Arnold Kling  

Measuring Labor Income

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This post by Ben Muse shows the potential for mischief in talking about declining wages. He cites an article by Michael Pakko and quotes Pakko as saying,


Having reached a peak of 58 percent in 1970, wages and salaries have declined to only 52 percent of national income in 2003. However, if we consider total compensation—including employer social insurance contributions and benefits—labor’s share has shown very little variation. By this measure, labor’s share of national income has averaged 70.5 percent over the past 50 years and has remained within a narrow range of that average

For Discussion. Is this consistent with my claim that "If employers bear the cost of health insurance, then I'm the Easter Bunny"?


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CATEGORIES: Labor Market



COMMENTS (7 to date)
Tom writes:

Is this consistent with my claim that "If employers bear the cost of health insurance, then I'm the Easter Bunny"?Absolutely.

David Thomson writes:

Gosh, Arnold Kling agrees with me. That makes him a brilliant man. An employer never pays for one’s health insurance. If for instance, the health insurance costs the employer $5,000 annually---then you will simply be paid an equally lesser hourly rate or salary. What is so difficult to understand? This is merely basic economics 101.

I’m utterly convinced that we will never get health care cost under control unless people directly feel the economic pinch. The con game that the employer pays for their health insurance discourages then from facing reality. The quicker that the employer is removed from the situation, the better things will be.

Lawrance George Lux writes:

Arnold,
The Employee does bear the cost of health insurance, but it is a reduced cost, due to the Employer's ability to get Group rates--possibly disappearing.

This is not the fundamental question though. Why are health care costs continuing to rise? The health care industry should be employing Economies of Scale, with lessened cost for technology, drug development, and higher levels of Patients per health care worker. Reality says that all three factors are heading in the opposite direction. The reason for this is, under the current health care system, it is more profitable to the health care industry to utilize monopoly position. lgl

Jervis Ninehammer writes:

Health care is an extremely inefficient part of the economy. Rent seeking of one form or another accounts for much of the inefficiency. Doctors who work on a fee-for-service basis typically charge 60% less. Also, Americans are flying to India to have medical procedures done. At some point the health care system will choke on its own inefficiency.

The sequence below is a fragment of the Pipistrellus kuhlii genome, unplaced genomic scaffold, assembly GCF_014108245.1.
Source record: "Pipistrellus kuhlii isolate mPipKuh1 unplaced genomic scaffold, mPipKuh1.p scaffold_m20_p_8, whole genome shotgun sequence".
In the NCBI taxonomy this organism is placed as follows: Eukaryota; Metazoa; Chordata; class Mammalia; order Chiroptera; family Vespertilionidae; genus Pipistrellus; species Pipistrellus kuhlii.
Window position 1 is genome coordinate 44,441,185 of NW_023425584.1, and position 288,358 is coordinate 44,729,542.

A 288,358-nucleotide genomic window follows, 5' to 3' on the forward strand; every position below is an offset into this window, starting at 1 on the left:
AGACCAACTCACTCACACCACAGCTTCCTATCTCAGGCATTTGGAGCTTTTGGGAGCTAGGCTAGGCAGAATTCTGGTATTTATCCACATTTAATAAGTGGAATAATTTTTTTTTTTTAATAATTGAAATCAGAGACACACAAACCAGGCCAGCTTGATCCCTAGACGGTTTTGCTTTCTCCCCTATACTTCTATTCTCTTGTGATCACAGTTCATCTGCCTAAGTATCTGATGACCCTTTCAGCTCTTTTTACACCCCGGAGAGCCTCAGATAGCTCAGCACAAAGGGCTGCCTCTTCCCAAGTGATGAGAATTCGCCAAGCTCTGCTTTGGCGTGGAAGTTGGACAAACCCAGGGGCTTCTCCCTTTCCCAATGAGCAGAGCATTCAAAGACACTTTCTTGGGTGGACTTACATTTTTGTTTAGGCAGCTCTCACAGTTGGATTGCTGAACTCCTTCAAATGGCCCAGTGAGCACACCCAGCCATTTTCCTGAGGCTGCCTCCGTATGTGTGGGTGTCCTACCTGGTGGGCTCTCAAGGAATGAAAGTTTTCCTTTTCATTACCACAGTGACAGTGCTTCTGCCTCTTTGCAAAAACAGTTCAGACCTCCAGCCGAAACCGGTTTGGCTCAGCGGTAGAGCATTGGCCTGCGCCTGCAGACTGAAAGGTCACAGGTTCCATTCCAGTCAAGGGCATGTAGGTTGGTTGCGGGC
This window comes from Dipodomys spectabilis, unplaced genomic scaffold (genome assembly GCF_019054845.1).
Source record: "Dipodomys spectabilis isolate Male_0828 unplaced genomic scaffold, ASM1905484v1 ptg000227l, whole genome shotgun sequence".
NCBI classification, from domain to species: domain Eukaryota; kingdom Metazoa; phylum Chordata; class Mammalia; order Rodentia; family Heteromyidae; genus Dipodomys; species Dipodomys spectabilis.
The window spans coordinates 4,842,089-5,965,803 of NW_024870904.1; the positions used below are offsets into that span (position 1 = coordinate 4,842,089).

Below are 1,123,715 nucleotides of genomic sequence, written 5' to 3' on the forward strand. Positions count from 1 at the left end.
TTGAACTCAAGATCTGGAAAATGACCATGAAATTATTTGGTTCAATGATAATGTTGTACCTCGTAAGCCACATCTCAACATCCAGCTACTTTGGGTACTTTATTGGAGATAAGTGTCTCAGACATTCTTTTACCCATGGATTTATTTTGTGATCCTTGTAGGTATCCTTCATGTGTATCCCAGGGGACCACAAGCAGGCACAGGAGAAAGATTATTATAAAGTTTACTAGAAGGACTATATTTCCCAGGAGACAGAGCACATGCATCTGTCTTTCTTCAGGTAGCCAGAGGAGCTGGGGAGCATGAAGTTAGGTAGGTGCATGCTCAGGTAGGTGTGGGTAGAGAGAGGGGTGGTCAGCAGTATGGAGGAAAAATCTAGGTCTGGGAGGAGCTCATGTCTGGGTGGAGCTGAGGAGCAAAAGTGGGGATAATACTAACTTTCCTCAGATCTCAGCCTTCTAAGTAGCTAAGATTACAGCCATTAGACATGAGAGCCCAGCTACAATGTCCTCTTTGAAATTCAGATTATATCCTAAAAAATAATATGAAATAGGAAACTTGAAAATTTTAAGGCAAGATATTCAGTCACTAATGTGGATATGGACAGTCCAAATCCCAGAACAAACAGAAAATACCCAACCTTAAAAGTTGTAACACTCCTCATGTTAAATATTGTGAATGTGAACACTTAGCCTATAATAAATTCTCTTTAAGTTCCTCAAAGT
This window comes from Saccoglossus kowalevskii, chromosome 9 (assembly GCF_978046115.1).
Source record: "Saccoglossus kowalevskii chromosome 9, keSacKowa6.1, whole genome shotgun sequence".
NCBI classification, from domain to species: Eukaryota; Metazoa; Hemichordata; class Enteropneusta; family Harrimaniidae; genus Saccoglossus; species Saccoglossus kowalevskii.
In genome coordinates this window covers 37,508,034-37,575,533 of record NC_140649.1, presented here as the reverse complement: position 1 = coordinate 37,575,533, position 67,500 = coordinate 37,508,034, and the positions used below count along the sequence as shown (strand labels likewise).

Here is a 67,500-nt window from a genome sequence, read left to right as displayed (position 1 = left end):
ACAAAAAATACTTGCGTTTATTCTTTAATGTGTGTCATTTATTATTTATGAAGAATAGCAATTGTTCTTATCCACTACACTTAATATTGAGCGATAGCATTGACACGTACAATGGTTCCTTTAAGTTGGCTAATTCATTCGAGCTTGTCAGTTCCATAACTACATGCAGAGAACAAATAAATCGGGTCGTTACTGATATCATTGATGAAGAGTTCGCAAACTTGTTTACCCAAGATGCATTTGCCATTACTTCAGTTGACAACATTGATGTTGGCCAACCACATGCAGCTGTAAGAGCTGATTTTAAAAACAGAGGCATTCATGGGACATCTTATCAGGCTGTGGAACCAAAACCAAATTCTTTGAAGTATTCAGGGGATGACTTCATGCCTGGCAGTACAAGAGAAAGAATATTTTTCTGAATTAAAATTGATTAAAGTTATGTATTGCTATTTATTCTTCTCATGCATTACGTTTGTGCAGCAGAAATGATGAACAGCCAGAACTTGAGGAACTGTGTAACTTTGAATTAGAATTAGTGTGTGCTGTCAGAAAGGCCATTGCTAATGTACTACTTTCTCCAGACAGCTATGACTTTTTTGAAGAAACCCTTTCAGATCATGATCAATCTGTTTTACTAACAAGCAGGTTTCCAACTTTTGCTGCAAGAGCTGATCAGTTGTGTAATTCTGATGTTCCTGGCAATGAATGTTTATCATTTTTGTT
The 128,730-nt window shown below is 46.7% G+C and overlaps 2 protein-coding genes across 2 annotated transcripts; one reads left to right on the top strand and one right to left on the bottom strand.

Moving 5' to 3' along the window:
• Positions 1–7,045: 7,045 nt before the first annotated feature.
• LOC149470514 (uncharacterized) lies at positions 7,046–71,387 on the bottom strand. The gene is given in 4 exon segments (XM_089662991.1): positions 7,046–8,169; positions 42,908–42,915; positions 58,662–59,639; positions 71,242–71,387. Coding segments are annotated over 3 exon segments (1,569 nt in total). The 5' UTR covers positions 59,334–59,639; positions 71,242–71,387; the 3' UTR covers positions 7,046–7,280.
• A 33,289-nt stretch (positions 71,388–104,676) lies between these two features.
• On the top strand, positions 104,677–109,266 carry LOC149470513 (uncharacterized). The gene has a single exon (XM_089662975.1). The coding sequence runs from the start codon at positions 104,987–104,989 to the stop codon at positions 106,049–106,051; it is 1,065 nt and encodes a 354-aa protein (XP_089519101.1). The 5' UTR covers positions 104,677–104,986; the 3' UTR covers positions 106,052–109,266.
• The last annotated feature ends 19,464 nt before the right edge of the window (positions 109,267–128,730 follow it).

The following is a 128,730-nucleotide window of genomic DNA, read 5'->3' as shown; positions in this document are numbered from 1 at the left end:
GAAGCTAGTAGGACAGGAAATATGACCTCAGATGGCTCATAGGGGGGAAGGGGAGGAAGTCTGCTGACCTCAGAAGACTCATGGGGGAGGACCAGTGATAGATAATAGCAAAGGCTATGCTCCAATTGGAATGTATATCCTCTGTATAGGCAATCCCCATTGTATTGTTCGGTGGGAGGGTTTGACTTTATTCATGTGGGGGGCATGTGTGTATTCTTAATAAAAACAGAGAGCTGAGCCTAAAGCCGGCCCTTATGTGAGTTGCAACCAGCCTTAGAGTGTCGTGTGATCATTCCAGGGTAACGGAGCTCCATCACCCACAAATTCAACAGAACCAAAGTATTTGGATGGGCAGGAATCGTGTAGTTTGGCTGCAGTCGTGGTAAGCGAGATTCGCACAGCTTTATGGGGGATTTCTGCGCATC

Mathias writes:

Anyone who has negotiated a collective bargaining agreement knows that there is no relation between how much an employer pays for group health insurance and the wage rates

John Thacker writes:

Well, any discussion of the increasing cost of health care is incomplete without noting that it's hardly the same health care it used to be. We're paying more, sure, but for a superior product. Even compared to 10 or 20 years ago, many powerful techniques, like bone marrow transplants, are commonplace when they were rare or nonexistant before.

Of course, since many of the recent advances and treatment often cost extremely high sums of money in exchange for only a few extra months of life when in terminal illness, it is possible to argue that such spending is inefficient. However, considering the massive demand for those extras months, I'm not so sure. (This of course is one of those areas for happiness researchers to note-- if all our sick relatives died a few months or years earlier because modern treatments didn't yet exist, we would have to accept and get over it, and would likely be as happy. I don't take this as an argument to not develop better health care.)

Rob writes:
Is this consistent with my claim that "If employers bear the cost of health insurance, then I'm the Easter Bunny"?
Mandatory employer provided health care is essentially a tax charged to employers for consuming labor. As such, I would imagine that the amount paid for by the laborer vs. by the employer should be based upon the elasticity of the labor supply and demand curves. If the demand for labor were very inelastic compared with supply, then employers would bear a big brunt of the cost. If, however, the supply were very inelastic compared with the demand, then the converse would be true.
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